- Aaron J. Lopez of Nuggets.com spoke with Nuggets assistant coach Melvin Hunt to evaluate Jordan Hamilton's rookie season and what he was told to work on this summer.
The Hornets and head coach Monty Williams agreed to a four-year contract extension over the weekend that will keep him in the Big Easy through 2016, writes John Reid of The Times Picayune. The 40-year-old former NBA forward enters his third season with New Orleans after enjoying success in his debut campaign and struggling last year in the wake of Chris Paul being traded to the Clippers. With a series of key moves through the draft, free agency and trades this offseason, Hornets executive Mickey Loomis expressed excitement about Williams' ability to develop the young pieces around him into a championship contender.
"He knows and we know that he’s here for the long term as we develop a young team into a championship contender," Loomis said. "I’ve been very impressed with Monty since we purchased the team."
The team should have no problem improving upon its 21-45 record from the 2011-12 season thanks to the addition of eight new players including Anthony Davis, Austin Rivers, Ryan Anderson and a healthy Eric Gordon, who missed most of last season due to injury. Time will tell how playing in the Olympics and spending time with world-class players has positively impacted Davis' development. With a new contract in place and a strong new ownership group, Williams' attention can be completely focused on getting the most out of his players on the basketball court.
"I’m aware of the work ahead of us, but that’s what we all want," Williams said. "But at the same time, to have Mickey and Mr. Benson step up to the plate and just say this is the guy we trust going forward, they will never know how that makes me and my family feel. That’s a pretty profound statement."
The Hornets have enjoyed good fortune off the court this spring after struggling through the 2011/2012 season with a 21-45 record. After finding a new owner in Tom Benson, New Orleans beat the odds by winning the NBA draft lottery last week which gives the team the opportunity to rebuild its roster with the top pick come June. Let's head down to the Big Easy to catch up on the latest news and headlines surrounding the Hornets…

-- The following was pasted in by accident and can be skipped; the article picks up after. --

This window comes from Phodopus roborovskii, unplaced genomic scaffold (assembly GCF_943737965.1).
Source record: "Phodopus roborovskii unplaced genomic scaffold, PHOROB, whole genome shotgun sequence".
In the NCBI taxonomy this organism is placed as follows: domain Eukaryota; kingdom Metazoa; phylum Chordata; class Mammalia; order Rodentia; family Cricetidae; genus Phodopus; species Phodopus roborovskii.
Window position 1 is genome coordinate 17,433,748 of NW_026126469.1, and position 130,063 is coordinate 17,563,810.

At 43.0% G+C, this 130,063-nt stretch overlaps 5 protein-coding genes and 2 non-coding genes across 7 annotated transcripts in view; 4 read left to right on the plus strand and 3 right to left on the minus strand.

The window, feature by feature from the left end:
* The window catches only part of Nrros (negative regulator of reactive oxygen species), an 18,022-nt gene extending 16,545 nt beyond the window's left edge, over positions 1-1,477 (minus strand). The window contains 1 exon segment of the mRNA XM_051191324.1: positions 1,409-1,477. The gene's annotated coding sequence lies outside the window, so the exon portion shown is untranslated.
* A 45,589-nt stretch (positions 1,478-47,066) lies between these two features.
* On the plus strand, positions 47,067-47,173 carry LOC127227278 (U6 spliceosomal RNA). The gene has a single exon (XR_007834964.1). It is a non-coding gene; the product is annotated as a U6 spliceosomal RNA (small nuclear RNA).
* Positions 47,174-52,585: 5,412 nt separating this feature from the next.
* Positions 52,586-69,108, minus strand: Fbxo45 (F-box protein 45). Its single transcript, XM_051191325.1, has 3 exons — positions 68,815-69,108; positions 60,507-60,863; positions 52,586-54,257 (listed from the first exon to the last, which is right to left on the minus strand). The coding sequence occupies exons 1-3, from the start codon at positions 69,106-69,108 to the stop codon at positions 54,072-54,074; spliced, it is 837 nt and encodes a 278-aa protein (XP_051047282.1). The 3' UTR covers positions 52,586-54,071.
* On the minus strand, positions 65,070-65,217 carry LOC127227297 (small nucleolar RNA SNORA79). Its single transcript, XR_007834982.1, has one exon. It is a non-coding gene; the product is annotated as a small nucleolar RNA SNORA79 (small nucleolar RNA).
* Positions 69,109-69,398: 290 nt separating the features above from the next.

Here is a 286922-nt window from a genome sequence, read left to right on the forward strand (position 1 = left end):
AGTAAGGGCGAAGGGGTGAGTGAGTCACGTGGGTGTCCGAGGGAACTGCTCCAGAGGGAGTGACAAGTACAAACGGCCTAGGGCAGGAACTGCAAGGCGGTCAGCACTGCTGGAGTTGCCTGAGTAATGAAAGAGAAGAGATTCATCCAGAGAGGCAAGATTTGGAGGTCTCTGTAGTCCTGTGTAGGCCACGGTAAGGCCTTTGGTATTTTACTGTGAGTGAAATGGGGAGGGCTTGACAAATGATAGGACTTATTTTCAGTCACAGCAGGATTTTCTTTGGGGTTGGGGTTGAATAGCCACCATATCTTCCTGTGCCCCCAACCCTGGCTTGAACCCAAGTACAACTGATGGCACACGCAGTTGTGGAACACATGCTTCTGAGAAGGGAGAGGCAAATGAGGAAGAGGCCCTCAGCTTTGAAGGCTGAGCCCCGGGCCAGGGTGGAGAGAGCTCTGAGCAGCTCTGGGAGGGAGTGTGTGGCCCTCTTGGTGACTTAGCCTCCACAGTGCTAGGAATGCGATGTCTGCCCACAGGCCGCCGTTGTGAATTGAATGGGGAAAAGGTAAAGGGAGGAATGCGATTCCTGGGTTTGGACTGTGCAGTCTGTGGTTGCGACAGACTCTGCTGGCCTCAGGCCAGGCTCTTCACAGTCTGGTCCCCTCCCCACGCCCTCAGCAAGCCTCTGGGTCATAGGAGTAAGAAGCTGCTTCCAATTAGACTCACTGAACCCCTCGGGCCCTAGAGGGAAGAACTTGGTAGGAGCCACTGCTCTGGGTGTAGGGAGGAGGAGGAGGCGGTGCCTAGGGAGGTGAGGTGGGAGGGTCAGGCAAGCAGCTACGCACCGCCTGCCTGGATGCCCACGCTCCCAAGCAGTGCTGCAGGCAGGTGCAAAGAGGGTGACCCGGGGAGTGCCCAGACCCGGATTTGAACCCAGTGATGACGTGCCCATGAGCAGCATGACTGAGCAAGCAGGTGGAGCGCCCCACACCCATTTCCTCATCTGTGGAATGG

- Hornets head coach Monty Williams and top prospect Anthony Davis have begun to forge a relationship as they may ultimately end up working together for years to come, writes Marc J. Spears of Yahoo! Sports. Williams and Davis plan to eat dinner and watch the Eastern Conference Finals together on Thursday as the pair has grown close through texting. "I know they work hard every night under Coach," Davis said. "It’s a great place to play."
- John Reid of The Times Picayune says the Hornets are continuing to explore all possible options with their 10th pick as general manager Dell Demps talks with other teams about a potential trade. "Yes, we will if it makes sense,'' Demps said. "There’s been some teams that have put young guys around a top pick. Some of the other teams have put veterans around the pick. Some have been successful both ways. I think we’re just going to look at what is going to be the best for our situation.''
- While it's all but certain that Davis will be selected first overall by the Hornets, the former Kentucky star says it isn't guaranteed that New Orleans will pick him but is optimistic about his career, regardless of where he lands, reports the Associated Press (via NBA.com). "If I keep working hard, playing hard and doing what I have to do to make my team win – do what the coaches want me to do, do what the veterans want me to do – I think the sky's the limit," Davis said.